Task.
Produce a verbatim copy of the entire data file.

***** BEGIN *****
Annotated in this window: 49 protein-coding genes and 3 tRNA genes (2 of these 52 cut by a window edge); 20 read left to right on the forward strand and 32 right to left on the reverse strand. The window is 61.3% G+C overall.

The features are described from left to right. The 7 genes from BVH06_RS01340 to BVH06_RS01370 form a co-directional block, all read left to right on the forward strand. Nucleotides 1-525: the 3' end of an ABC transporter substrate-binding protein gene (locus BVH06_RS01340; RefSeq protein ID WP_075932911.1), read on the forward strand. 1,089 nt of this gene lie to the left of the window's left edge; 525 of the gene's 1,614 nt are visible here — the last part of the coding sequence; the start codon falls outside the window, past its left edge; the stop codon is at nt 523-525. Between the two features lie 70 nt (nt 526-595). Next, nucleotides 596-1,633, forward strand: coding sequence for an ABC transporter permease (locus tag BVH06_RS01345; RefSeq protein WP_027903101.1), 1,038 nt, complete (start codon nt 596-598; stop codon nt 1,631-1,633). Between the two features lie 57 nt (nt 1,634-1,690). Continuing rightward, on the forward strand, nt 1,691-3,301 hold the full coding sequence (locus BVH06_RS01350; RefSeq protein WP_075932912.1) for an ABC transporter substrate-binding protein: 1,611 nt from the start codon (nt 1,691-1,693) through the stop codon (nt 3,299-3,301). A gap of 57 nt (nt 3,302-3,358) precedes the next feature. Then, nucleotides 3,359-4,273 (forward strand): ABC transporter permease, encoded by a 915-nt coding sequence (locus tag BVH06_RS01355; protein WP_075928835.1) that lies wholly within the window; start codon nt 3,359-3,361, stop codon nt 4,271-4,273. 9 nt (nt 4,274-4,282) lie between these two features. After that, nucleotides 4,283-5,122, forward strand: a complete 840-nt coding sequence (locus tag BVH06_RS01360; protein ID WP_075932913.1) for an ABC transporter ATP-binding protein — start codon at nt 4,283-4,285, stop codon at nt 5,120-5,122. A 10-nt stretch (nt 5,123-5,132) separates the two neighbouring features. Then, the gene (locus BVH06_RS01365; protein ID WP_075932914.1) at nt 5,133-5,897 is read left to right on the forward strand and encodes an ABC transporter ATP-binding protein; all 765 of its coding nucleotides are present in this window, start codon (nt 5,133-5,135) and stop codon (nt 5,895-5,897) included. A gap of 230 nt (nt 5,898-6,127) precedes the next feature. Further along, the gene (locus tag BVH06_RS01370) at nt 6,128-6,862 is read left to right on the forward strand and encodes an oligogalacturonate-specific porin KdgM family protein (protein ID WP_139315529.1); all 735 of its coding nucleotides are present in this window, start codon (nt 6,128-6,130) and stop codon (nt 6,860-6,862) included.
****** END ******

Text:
Annotated in this window: 49 protein-coding genes and 3 tRNA genes (2 of these 52 cut by a window edge); 20 read left to right on the forward strand and 32 right to left on the reverse strand. The window is 61.3% G+C overall.

The features are described from left to right. The 7 genes from BVH06_RS01340 to BVH06_RS01370 form a co-directional block, all read left to right on the forward strand. Nucleotides 1-525: the 3' end of an ABC transporter substrate-binding protein gene (locus BVH06_RS01340; RefSeq protein ID WP_075932911.1), read on the forward strand. 1,089 nt of this gene lie to the left of the window's left edge; 525 of the gene's 1,614 nt are visible here — the last part of the coding sequence; the start codon falls outside the window, past its left edge; the stop codon is at nt 523-525. Between the two features lie 70 nt (nt 526-595). Next, nucleotides 596-1,633, forward strand: coding sequence for an ABC transporter permease (locus tag BVH06_RS01345; RefSeq protein WP_027903101.1), 1,038 nt, complete (start codon nt 596-598; stop codon nt 1,631-1,633). Between the two features lie 57 nt (nt 1,634-1,690). Continuing rightward, on the forward strand, nt 1,691-3,301 hold the full coding sequence (locus BVH06_RS01350; RefSeq protein WP_075932912.1) for an ABC transporter substrate-binding protein: 1,611 nt from the start codon (nt 1,691-1,693) through the stop codon (nt 3,299-3,301). A gap of 57 nt (nt 3,302-3,358) precedes the next feature. Then, nucleotides 3,359-4,273 (forward strand): ABC transporter permease, encoded by a 915-nt coding sequence (locus tag BVH06_RS01355; protein WP_075928835.1) that lies wholly within the window; start codon nt 3,359-3,361, stop codon nt 4,271-4,273. 9 nt (nt 4,274-4,282) lie between these two features. After that, nucleotides 4,283-5,122, forward strand: a complete 840-nt coding sequence (locus tag BVH06_RS01360; protein ID WP_075932913.1) for an ABC transporter ATP-binding protein — start codon at nt 4,283-4,285, stop codon at nt 5,120-5,122. A 10-nt stretch (nt 5,123-5,132) separates the two neighbouring features. Then, the gene (locus BVH06_RS01365; protein ID WP_075932914.1) at nt 5,133-5,897 is read left to right on the forward strand and encodes an ABC transporter ATP-binding protein; all 765 of its coding nucleotides are present in this window, start codon (nt 5,133-5,135) and stop codon (nt 5,895-5,897) included. A gap of 230 nt (nt 5,898-6,127) precedes the next feature. Further along, the gene (locus tag BVH06_RS01370) at nt 6,128-6,862 is read left to right on the forward strand and encodes an oligogalacturonate-specific porin KdgM family protein (protein ID WP_139315529.1); all 735 of its coding nucleotides are present in this window, start codon (nt 6,128-6,130) and stop codon (nt 6,860-6,862) included.